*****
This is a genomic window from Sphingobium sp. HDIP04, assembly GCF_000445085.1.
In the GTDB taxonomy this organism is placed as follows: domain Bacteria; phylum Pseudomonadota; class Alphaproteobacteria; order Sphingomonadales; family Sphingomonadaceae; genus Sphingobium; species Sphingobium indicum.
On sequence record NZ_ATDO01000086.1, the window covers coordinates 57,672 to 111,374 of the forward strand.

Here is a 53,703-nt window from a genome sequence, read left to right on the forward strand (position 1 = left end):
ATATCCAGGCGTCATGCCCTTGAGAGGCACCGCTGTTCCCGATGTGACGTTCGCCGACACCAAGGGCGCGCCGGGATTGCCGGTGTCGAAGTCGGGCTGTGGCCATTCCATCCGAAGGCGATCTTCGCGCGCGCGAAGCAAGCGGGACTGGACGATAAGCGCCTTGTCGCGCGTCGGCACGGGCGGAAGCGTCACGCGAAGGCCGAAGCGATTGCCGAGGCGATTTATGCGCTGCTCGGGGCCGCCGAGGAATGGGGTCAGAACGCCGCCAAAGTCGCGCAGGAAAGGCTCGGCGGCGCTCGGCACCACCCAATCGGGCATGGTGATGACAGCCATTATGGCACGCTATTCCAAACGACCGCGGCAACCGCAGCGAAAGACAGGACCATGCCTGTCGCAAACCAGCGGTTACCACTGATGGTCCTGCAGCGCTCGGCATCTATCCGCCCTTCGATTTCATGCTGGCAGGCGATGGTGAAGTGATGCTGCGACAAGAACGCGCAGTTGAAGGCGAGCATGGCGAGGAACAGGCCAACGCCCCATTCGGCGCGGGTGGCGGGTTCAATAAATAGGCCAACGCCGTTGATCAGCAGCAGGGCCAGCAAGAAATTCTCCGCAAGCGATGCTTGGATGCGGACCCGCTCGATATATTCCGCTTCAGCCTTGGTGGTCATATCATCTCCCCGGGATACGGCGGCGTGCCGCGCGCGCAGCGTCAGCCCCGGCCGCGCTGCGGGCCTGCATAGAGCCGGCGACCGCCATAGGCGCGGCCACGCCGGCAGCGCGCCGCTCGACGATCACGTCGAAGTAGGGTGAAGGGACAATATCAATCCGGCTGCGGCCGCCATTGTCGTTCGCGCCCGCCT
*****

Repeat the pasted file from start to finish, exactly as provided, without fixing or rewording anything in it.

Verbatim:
This is a genomic window from Sphingobium sp. HDIP04, assembly GCF_000445085.1.
In the GTDB taxonomy this organism is placed as follows: domain Bacteria; phylum Pseudomonadota; class Alphaproteobacteria; order Sphingomonadales; family Sphingomonadaceae; genus Sphingobium; species Sphingobium indicum.
On sequence record NZ_ATDO01000086.1, the window covers coordinates 57,672 to 111,374 of the forward strand.

Here is a 53,703-nt window from a genome sequence, read left to right on the forward strand (position 1 = left end):
ATATCCAGGCGTCATGCCCTTGAGAGGCACCGCTGTTCCCGATGTGACGTTCGCCGACACCAAGGGCGCGCCGGGATTGCCGGTGTCGAAGTCGGGCTGTGGCCATTCCATCCGAAGGCGATCTTCGCGCGCGCGAAGCAAGCGGGACTGGACGATAAGCGCCTTGTCGCGCGTCGGCACGGGCGGAAGCGTCACGCGAAGGCCGAAGCGATTGCCGAGGCGATTTATGCGCTGCTCGGGGCCGCCGAGGAATGGGGTCAGAACGCCGCCAAAGTCGCGCAGGAAAGGCTCGGCGGCGCTCGGCACCACCCAATCGGGCATGGTGATGACAGCCATTATGGCACGCTATTCCAAACGACCGCGGCAACCGCAGCGAAAGACAGGACCATGCCTGTCGCAAACCAGCGGTTACCACTGATGGTCCTGCAGCGCTCGGCATCTATCCGCCCTTCGATTTCATGCTGGCAGGCGATGGTGAAGTGATGCTGCGACAAGAACGCGCAGTTGAAGGCGAGCATGGCGAGGAACAGGCCAACGCCCCATTCGGCGCGGGTGGCGGGTTCAATAAATAGGCCAACGCCGTTGATCAGCAGCAGGGCCAGCAAGAAATTCTCCGCAAGCGATGCTTGGATGCGGACCCGCTCGATATATTCCGCTTCAGCCTTGGTGGTCATATCATCTCCCCGGGATACGGCGGCGTGCCGCGCGCGCAGCGTCAGCCCCGGCCGCGCTGCGGGCCTGCATAGAGCCGGCGACCGCCATAGGCGCGGCCACGCCGGCAGCGCGCCGCTCGACGATCACGTCGAAGTAGGGTGAAGGGACAATATCAATCCGGCTGCGGCCGCCATTGTCGTTCGCGCCCGCCT